The COVID-19 pandemic has led to a massive, unprecedented change in the way we live and do business.

Offices and stores are having to close down. Supplies are running low. And people are losing their jobs—particularly gig economy jobs—at an alarming rate.

It is at times like these that people turn to leaders of industry to step up with words of positivity and wisdom.

But when business owners are themselves struggling to manage the crisis—and the significant impact it has had on sales and declining revenues—how are leaders meant to share positivity?

We highlight a few important ways that leaders can continue to inspire a sense of hope among their colleagues, employees, and the community.

Be Clear About Changes

A number of changes have come into effect due to the crisis—chief among them the need for people to self-isolate.

This means working from home, for people who can. For those workers deemed essential, companies have been expected to give them the tools to do their job while being safe.

If your company has had to self-isolate, be clear about what that means for your employees. How much flexibility do they have in terms of working hours?

Remember, children are now at home, as well—employees will have to take care of their charges while working. It may not be feasible for them to stick to the regular 9-5.

If there is a cause for having to let people go, send out communications in a timely manner. According to these HR statistics, everyone from job-seekers to customers value transparency in a company—so, be open.

And when you downsize to cope with the impact of COVID-19, don’t leave your employees without any resources—ensure they have some kind of package to get them through the next couple of months, or at least till you are comfortable rehiring.

Avoid Knee-Jerk Reactions

With sales dwindling rapidly, business owners can have knee-jerk reactions to ensure that the company continues in some capacity until the end of the pandemic.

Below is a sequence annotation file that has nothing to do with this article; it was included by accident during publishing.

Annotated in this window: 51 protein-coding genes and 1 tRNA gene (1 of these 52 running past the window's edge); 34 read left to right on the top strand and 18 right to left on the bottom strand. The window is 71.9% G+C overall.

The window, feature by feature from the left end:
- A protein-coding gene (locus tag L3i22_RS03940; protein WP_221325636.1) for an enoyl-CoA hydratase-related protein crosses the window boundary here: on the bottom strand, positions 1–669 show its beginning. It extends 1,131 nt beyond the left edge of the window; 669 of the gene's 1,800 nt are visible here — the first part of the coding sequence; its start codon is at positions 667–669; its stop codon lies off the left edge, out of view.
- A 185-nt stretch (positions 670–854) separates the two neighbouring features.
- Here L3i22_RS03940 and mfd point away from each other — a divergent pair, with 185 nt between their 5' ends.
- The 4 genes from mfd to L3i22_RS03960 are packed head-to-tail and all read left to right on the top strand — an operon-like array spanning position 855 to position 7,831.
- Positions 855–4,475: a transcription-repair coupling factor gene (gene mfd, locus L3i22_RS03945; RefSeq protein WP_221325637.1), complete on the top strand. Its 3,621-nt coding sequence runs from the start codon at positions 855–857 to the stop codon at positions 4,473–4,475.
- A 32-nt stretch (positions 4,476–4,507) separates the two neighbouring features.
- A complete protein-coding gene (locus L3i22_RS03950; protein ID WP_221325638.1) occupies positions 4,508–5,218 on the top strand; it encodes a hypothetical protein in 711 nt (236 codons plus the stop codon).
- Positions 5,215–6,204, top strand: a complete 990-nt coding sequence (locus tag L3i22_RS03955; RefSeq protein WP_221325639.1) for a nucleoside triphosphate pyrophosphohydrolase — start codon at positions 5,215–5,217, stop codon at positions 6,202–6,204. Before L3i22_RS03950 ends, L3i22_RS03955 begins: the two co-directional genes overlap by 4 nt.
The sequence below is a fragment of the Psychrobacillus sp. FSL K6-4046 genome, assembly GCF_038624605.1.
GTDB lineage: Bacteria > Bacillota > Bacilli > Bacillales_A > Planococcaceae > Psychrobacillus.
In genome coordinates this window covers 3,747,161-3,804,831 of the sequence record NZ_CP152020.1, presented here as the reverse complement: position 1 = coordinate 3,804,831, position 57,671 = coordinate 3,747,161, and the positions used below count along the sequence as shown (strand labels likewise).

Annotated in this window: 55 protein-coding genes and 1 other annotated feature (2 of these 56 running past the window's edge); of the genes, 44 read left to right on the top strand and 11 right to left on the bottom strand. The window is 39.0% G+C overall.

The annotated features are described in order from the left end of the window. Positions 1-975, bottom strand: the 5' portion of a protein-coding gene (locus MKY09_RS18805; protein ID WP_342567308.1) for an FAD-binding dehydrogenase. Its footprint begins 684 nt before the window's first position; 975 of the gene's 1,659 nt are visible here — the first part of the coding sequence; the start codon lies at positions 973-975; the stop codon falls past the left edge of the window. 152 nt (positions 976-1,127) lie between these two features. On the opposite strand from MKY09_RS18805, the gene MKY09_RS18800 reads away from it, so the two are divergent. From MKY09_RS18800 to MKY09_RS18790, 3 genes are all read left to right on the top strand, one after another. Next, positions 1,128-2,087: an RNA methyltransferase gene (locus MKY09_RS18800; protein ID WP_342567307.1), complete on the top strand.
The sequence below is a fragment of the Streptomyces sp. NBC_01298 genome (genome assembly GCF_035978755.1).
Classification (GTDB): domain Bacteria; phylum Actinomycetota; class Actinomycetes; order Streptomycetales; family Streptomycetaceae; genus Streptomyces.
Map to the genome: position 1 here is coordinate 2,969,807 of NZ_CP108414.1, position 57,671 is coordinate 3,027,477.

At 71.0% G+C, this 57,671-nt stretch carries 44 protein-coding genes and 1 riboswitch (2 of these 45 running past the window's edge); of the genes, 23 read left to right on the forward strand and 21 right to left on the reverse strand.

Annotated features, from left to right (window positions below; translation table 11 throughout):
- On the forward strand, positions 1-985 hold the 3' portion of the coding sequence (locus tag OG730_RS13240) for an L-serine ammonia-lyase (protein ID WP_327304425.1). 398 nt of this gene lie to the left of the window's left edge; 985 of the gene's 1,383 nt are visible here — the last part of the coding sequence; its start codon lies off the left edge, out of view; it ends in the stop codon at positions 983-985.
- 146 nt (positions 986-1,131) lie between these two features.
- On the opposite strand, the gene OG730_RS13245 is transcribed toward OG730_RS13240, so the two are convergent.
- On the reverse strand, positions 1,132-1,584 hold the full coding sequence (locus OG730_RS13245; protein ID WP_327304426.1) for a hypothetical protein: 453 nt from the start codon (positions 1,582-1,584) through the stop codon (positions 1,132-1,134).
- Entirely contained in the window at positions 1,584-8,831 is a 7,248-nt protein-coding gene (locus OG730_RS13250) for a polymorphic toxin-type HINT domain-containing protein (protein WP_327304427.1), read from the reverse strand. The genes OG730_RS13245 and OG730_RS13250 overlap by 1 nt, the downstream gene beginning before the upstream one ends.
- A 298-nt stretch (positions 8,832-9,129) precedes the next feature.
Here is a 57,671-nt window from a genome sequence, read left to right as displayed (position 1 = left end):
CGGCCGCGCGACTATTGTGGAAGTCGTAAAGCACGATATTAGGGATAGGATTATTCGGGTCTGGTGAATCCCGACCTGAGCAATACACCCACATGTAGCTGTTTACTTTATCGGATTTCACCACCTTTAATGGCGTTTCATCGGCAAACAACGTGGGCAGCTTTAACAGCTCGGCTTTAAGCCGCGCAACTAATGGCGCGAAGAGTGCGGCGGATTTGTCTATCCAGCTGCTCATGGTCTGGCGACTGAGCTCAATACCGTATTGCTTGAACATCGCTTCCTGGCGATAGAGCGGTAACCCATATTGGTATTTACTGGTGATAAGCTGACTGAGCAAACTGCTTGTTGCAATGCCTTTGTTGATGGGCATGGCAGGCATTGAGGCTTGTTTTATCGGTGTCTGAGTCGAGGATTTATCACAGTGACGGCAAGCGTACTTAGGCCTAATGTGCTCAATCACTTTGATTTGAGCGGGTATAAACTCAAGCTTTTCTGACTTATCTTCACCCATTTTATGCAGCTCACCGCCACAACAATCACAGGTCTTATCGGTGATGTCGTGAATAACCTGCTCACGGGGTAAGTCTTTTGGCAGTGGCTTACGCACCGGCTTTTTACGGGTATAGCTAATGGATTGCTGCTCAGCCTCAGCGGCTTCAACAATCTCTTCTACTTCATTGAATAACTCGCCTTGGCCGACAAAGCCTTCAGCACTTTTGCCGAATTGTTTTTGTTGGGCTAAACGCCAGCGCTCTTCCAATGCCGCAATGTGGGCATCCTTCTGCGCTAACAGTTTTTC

But these reactions can have a negative impact on your business model in the long run.

Without employees, it will be impossible to run your organization—you may save on salaries but you won’t have anyone to do the actual work.

Additionally, the impact on your company’s goodwill would be catastrophic. When people have jobs, their community thrives. When they lose their jobs, the community never forgets.

By letting employees go, you will have saved something of your dwindling resources, but what will you be coming back to?

Will the community you exist in—and subsist on—even want to welcome you back? Remember that the world is even more concentrated on social media now—your reputation will be on full blast for everyone to see.

Part of your crisis management plan should be keeping your employees informed and comforted—so they will want to return to you and won’t have a reason to tear down your reputation.

Look for Alternatives

With a large part of the economy being shut down, businesses are looking at colossal losses in revenue. But that doesn’t mean you give up and close down your business.

Now is the time for innovation and creative thinking. Your customers still need you and they want to support you—they just don’t know how to get to you. So, you have to find a way.

If your business is service-oriented, think about holding digital learning classes or tutorials, or selling vouchers that can be redeemed at a later date.

For companies with a brick and mortar business, consider pivoting to remote selling—team up with a packaging and delivery service so you can send your products to customers, or arrange for curbside pickups.

And don’t be afraid to ask your customers and clients what they would like from you—we are all in this together and most people genuinely want to help each other out.

Share What You Have Learned

The lessons that business owners are learning from the current crisis will be crucial to the running of organizations in the near future.

Since companies are finding different and more innovative ways to make it through the difficult stages of the pandemic, they should be sharing these methods with others.

With content being at a premium now—online users of every sphere are desperate to read, watch, and consume more—now is the time to share the lessons you have learned.

Business owners and their marketing teams should be writing blogs, creating videos, and putting together whitepapers about their experiences and their findings.

If you’re wondering how to create this content, take inspiration from these white paper examples.

You can outline the kinds of policies you have created, the feedback you have received from them, and what you would do differently, or keep the same.

Sharing your knowledge is key to building a sense of community in these trying times—and you might learn something new along the way.

Conclusion

The current crisis is at a scale that we haven’t seen for a very long time. This means that the people who can make a difference need to step into the light and lead others.

Business owners are in a unique position to do just that—they have connections with employees, customers, suppliers, and the community. A lot of people are looking to them for hope and inspiration.

Be positive and be innovative—that is the only way that organizations and the people they serve can get through this situation.